The oak tree stands,
its trunk heavily burred,
still growing vigorously.
A beautiful exhibition of drawings of Britain’s ancient oak trees at Kew Gardens inspired this poem. The images were in black and white and the trees stark, shorn of their home landscapes and without leaves. I was struck by how despite the long years – centuries – these majestic, broad-trunked wise ones continued to grow. Some trunks had split, some were heavily burred, they have all seen so many seasons, weathered the wind and rain. Despite their solidity from eons of exposure, they had a vigour to them, which you too may notice in the reproductions of the images.
Adverbs, like adjectives, are considered a stylistic ear-sore in writing and a crutch for lazy poets. I have kept “vigorously” nonetheless. The trees sprout their bare branches this way and that without consideration for polite symmetry or topiary style.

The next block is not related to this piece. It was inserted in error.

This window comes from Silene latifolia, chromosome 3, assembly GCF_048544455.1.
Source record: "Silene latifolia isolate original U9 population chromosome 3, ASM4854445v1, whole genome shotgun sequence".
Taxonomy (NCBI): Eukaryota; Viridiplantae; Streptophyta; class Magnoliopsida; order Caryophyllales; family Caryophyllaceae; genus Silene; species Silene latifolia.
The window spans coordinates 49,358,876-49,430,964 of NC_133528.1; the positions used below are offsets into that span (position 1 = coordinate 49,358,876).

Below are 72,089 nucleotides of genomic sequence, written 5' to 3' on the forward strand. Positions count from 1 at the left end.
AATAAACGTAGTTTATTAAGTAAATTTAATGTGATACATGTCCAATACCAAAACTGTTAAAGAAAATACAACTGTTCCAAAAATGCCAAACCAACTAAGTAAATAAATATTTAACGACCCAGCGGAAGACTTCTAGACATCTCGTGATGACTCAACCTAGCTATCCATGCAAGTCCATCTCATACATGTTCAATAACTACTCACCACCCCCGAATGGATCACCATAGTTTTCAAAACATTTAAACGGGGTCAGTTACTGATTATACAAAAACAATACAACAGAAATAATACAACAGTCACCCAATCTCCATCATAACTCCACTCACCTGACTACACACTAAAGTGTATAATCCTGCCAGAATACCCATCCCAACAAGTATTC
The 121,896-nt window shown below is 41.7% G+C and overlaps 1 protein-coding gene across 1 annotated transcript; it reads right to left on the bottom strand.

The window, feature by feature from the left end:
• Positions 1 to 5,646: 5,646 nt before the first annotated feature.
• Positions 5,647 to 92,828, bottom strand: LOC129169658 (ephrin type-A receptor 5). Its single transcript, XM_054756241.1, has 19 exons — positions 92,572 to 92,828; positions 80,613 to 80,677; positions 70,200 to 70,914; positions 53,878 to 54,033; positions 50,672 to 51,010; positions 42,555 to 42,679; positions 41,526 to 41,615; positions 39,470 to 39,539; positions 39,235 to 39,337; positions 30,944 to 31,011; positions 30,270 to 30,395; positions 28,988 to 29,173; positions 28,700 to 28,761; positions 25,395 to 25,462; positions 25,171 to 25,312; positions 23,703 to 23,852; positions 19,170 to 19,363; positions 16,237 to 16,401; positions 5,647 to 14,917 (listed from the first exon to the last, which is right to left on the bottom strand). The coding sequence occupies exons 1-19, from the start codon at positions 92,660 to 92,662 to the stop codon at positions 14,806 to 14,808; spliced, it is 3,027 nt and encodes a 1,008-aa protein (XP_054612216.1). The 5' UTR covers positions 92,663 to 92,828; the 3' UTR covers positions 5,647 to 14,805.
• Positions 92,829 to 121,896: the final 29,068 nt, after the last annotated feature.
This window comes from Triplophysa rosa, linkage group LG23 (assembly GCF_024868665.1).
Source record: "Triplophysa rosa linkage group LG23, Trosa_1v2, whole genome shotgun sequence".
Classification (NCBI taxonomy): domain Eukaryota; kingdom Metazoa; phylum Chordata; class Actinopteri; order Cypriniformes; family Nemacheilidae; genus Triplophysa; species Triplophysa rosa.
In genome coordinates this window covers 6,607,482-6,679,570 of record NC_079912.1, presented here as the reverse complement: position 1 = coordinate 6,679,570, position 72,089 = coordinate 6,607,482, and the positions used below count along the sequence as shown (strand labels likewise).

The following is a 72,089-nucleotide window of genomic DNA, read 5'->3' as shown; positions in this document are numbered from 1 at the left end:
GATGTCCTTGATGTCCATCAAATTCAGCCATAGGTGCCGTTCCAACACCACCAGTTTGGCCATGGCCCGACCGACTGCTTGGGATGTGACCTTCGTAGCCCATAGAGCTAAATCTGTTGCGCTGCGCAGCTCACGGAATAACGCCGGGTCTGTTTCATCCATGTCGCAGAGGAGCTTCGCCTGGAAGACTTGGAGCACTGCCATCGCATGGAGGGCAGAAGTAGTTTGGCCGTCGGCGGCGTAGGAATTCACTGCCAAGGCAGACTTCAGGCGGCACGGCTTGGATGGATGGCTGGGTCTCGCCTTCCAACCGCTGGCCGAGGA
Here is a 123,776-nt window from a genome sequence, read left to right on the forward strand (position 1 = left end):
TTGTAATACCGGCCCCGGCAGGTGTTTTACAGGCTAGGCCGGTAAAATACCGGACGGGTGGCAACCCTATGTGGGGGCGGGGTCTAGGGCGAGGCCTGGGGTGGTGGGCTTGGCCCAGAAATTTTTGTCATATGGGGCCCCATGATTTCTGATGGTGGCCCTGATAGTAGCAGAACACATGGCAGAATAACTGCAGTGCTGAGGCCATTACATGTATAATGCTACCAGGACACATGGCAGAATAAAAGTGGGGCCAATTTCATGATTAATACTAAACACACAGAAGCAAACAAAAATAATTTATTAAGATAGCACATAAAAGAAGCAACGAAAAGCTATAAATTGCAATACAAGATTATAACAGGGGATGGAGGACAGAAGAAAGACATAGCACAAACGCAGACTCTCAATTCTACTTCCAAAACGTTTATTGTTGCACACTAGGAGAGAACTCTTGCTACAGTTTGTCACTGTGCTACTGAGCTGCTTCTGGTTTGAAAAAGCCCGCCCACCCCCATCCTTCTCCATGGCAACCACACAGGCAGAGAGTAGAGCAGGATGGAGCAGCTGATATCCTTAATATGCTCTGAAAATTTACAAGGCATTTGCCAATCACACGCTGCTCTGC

In my notebook I wrote that on that Sunday morning I felt, “Rested and clear-headed in a way I don’t think I’ve felt for ages. A good feeling.”
The next morning, Monday 29th October 2018, I was back in the thick of the London commute.
“I had a terrifying thought on my walk from Bank station – the tall, concrete buildings around and up ahead, the bright blue sky, everyone charging to where they were supposed to be, still meant to be and at that moment I thought to myself – actually stopped on the pavement – looked up and thought: This could be it. This could be my life until the end of my days. And so it could be, though, unlikely because the only constant is change.”
Here we are in 2020.
Read other BQ poems inspired by art
“The Ancient” is a poem from Jangle between Jangle, a slim collection of verse written while jangling to-and-fro across London.
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